26.05.2003 OHR / OSCE / UNHCR / CRPC

PLIP Completion Guidelines Letter

Mr. Mirsad Kebo
Minister for Human Rights and Refugees
Bosnia and Herzegovina
Mr. Ramiz Mehmedagić
Minister for Urban Planning and Environment
Federation of Bosnia and Herzegovina
Mr. Jasmin Samardžić
Minister for Displaced Persons and Refugees
Republika Srpska
Mr. Edin Musić
Minister for Social Policy, Refugees and Displaced Persons
Federation of Bosnia and Herzegovina
Mr. Siniša Kisić
Brčko District


Dear Sirs,

We are writing to present the international community’s criteria for a joint approach to case-by-case certification of substantial completion of property law implementation by municipalities in BiH. As you are aware, an increasing number of municipalities in BiH have resolved all claims pending before them and we expect all municipalities to have done so by the end of this year. Given the importance of ensuring that our assessments of municipal completion are as accurate as possible, we have drawn up the enclosed “PLIP Municipal Guidelines for Substantial Completion of Property Law Implementation”. We propose that they be put before the State Commission on Refugees for discussion and endorsement, and welcome your comments or proposals on how the current guidelines might be improved.

The enclosed guidelines reflect the current expectations of the international community in terms of the minimum criteria for completion. They are based on ongoing consultative field application in some municipalities. Substantial completion of property law implementation is achieved when the competent authorities have resolved all pending property cases in their jurisdiction and have planned for all ongoing and future obligations, such as the processing of future claims and the provision of alternative accommodation to those who remain entitled.

While the guidelines focus on tasks within the competence of the administrative bodies directly responsible for property law implementation, there are a number of other issues that affect the ability of refugees and displaced persons to repossess and dispose over their property.  These issues need to be fully addressed and include:

1. Implementation of legal provisions on decision and review procedures regarding concluded and/or revalidated contracts on use;

2. Compliance with legal regulations ensuring non-discriminatory purchase of socially-owned apartments by refugees and displaced persons;

3. Assessment of the housing stock in the municipality administered in accordance with the laws and measures for (1) emergency accommodation to remain available for those entitled to it, subject to systematic checks of ongoing eligibility, and (2) surplus facilities, wherever appropriate, to be made available for use as alternative accommodation in the same municipality or as either form of temporary accommodation for nearby municipalities;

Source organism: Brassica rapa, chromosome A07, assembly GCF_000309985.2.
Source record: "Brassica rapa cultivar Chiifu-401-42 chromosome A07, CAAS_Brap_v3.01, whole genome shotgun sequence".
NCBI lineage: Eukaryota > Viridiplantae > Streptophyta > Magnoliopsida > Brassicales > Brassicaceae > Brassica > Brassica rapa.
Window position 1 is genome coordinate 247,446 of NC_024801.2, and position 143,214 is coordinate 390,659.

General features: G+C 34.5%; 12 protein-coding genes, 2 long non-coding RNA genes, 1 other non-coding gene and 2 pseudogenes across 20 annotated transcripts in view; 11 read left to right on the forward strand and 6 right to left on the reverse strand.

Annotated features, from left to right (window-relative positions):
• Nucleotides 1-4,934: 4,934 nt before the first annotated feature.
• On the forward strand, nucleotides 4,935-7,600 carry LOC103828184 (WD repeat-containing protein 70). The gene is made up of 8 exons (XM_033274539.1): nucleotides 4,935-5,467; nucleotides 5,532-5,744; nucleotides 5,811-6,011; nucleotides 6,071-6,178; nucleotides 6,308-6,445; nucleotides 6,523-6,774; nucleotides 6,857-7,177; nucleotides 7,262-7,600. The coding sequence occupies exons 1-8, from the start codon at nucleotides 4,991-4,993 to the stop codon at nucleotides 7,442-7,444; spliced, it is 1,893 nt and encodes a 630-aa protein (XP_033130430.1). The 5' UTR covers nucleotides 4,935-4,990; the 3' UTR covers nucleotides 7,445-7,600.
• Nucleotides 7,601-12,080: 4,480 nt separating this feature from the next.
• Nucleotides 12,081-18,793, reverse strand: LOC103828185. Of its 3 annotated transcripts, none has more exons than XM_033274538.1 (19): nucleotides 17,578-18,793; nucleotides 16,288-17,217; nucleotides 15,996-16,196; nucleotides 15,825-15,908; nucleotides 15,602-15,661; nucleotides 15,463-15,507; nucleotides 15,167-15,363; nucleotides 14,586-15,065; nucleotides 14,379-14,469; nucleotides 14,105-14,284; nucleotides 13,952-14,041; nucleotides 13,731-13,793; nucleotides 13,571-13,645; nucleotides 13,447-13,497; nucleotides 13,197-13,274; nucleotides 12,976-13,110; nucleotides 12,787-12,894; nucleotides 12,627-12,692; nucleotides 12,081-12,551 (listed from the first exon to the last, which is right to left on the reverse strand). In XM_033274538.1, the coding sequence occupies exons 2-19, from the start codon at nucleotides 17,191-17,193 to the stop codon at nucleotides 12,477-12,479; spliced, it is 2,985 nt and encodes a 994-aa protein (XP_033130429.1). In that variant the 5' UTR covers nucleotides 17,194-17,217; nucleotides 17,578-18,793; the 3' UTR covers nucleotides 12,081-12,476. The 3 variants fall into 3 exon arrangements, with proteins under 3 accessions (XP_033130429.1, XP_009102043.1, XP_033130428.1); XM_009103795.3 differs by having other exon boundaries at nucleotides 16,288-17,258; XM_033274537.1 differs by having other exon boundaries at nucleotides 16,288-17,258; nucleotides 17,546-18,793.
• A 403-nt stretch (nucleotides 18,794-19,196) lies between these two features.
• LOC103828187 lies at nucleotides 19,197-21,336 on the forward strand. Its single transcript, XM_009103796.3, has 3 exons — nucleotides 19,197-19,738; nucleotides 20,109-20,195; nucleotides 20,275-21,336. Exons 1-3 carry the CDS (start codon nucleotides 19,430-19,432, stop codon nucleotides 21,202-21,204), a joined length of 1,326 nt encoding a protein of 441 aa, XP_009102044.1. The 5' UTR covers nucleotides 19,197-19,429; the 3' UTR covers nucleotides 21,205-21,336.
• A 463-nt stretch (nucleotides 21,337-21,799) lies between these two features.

4. Assessment of number of persons in the municipality likely to remain unable to provide for their own housing needs over the long-term and analysis of possible long-term housing solutions for social cases in accordance with the relevant laws;

5. Assessment of number and status of court cases for the repossession of property in the municipality in question filed prior to the entry into force of the administrative property repossession laws in 1998; support for rapid resolution of this caseload.

Finally, related to point 5 of the guidelines, we would like to remind you of the suggestion made in the 20 March 2003 letter on social welfare policy sent by OHR, OSCE and UNHCR regarding unclaimed apartments. The letter suggested that there were reasons to reconsider the automatic return of these apartments to allocation right holders in every case. The recommendation was made to the competent Ministries in both Entities to issue interim instructions setting out procedures by which such apartments would remain available for use as alternative accommodation.

We also wish to reiterate our expectation that maximum use be made of unclaimed apartments in support of property law implementation. The same principle clearly applies to all other forms of surplus alternative accommodation in municipalities completing property law implementation. Although the end of the process is near, an urgent and continuing need remains in both Entities for accommodation for persons who are evicted and are unable to house themselves. In some areas of BiH, the competent municipal authorities have already made arrangements for “sharing” alternative accommodation at a local level.

We look forward to your comments on these guidelines, with a view to rapid completion of property law implementation throughout Bosnia and Herzegovina.




Peter Bas-Backer
Deputy High Representative
For Reconstruction and Return 
On behalf of PLIP agencies